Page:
‘Deliver Me’ Review – An Unrelentingly Bleak Netflix Crime Drama

By Jonathon Wilson
Published: April 24, 2024 (Last updated: 4 weeks ago)
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Deliver Me | Image via Netflix
3.5

Summary

Deliver Me has an important message, but its execution is a bit too unrelentingly bleak and overly familiar to find a mainstream audience.

Children, like animals, are an easy way to manipulate an audience. We’ve all seen hundreds of shows about crime and drugs, and rarely do we empathize with the characters. They often deserve whatever fate is waiting for them. But get a kid involved and that’s when things change, which is exactly what Netflix’s Deliver Me is intending.

The Swedish equivalent of something like Blue Story, the tale of best-friends-turned-enemies is as old as time. Billy and Dogge are mates, teenagers with their whole lives ahead of them. But on a snowy day, one shoots the other dead. This is where the first of the five episodes starts. The rest of the runtime is about unpacking how these tragic circumstances came to be.

Those circumstances aren’t new either – lack of love, lack of attention, lack of money; peer pressure, hormones, addictions, circumstances. But it never gets any easier to have these circumstances relayed to you through the cherubic faces of kids.

The nonlinear structure of Deliver Me is probably its greatest asset, working both to build drama and develop context. A warning, though; it’s bleak. Relentlessly bleak, in fact, and that unrelenting morbidity can get a bit wearing, especially when, as a parent, it’s easy to imagine how your own kids, so naïve and idealistic, can fall into similar traps and for similar influences.

Deliver Me (Netflix) Review

Deliver Me | Image via Netflix

Connecting on that level helps the series feel grounded. But it also leaves it feeling a bit overly familiar and, dare I say it, at times mundane. On some level, this is likely the point, since the themes are intended to reflect reality in a way that defies classification as mere “entertainment”. You’re not supposed to be entertained here, not really, but instead made to think and feel, for better and – more often than not with Deliver Me – for worse.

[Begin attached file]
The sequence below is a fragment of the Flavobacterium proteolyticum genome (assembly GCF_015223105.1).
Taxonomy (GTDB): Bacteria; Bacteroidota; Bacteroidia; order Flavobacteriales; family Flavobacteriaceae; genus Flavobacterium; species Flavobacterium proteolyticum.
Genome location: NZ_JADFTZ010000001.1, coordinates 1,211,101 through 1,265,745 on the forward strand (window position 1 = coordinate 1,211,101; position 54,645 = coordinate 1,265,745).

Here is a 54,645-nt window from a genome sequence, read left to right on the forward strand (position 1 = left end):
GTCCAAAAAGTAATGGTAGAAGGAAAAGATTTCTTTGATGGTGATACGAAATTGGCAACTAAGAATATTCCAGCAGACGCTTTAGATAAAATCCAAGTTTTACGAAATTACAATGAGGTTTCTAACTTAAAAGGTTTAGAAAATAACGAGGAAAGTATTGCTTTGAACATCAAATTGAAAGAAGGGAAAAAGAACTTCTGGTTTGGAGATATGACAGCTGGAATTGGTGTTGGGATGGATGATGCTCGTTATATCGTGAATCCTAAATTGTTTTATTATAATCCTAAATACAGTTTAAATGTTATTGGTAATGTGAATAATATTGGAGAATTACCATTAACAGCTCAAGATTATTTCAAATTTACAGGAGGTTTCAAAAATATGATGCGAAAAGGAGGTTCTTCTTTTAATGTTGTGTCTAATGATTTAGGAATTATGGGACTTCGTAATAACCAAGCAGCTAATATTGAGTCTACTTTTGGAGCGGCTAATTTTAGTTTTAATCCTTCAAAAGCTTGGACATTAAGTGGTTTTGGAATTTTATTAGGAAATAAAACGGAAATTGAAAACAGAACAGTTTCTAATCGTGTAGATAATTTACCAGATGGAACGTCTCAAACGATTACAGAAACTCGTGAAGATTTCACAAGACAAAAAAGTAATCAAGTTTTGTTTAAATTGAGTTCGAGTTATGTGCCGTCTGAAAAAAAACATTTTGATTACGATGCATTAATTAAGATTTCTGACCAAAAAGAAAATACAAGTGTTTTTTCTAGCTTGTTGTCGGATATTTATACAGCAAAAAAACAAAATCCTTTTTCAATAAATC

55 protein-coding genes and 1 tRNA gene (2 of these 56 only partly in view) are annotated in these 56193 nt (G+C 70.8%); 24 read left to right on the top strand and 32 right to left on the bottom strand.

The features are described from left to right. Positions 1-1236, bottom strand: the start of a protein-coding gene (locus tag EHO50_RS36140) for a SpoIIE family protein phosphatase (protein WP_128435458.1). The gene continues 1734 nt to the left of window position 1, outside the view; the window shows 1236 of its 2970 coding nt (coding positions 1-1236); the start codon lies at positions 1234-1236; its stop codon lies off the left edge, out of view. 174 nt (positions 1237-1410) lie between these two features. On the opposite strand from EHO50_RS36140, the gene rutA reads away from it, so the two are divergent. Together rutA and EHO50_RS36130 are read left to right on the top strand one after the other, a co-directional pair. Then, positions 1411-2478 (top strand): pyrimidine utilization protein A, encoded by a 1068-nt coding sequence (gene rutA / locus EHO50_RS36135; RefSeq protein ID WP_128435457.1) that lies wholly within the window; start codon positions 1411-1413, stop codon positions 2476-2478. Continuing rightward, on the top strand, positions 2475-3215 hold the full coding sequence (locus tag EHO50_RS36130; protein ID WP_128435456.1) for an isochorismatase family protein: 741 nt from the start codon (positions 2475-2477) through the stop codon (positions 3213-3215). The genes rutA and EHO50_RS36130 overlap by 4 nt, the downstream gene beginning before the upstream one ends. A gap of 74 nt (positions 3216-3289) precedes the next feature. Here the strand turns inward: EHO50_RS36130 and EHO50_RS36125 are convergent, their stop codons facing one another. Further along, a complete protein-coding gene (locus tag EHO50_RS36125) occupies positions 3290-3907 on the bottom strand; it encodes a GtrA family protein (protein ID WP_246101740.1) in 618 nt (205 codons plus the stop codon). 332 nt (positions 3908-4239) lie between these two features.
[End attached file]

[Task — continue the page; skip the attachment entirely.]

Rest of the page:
Olle Strand and Yasir Hassan are actors only in the sense that they’ve starred in this production. IMDb lists no other credits for either of them; they’re the closest thing to kids plucked off these very Swedish streets as it’s possible to get. This, too, adds a naturalism and authenticity to proceedings that is vital to the overall effect.

There are other actors in supporting roles who are all good, obviously, but these two are the focus. It’s only Beri Gerwise, late of Young Royals, who gives away this is a scripted drama, and even then only through recognisability.

And yet it still feels like there’s something missing. Deliver Me lacks some of the formal flourishes of the aforementioned Blue Story, which used unique framing and storytelling gimmicks, themselves steeped in the culture being depicted, to create the sense of something more than just a drama. Deliver Me is an often very good drama, but it is, fundamentally, just a drama all the same.

And mileage may vary. I’m not one for content warnings generally, but it isn’t so much this show’s content as its dreary tone that can become legitimately taxing. Its importance and general underlying level of craft can’t be quibbled with, but when so many people pay an increasing streaming subscription for laidback entertainment, to what extent will they be put off by the wearing seriousness of a show like this?

Nevertheless, it’d be remiss of me not to give a recommendation here. Deliver Me is vital viewing in many ways, and an impressively real-feeling account of young lives in turmoil. Just be prepared to endure rather than strictly enjoy.


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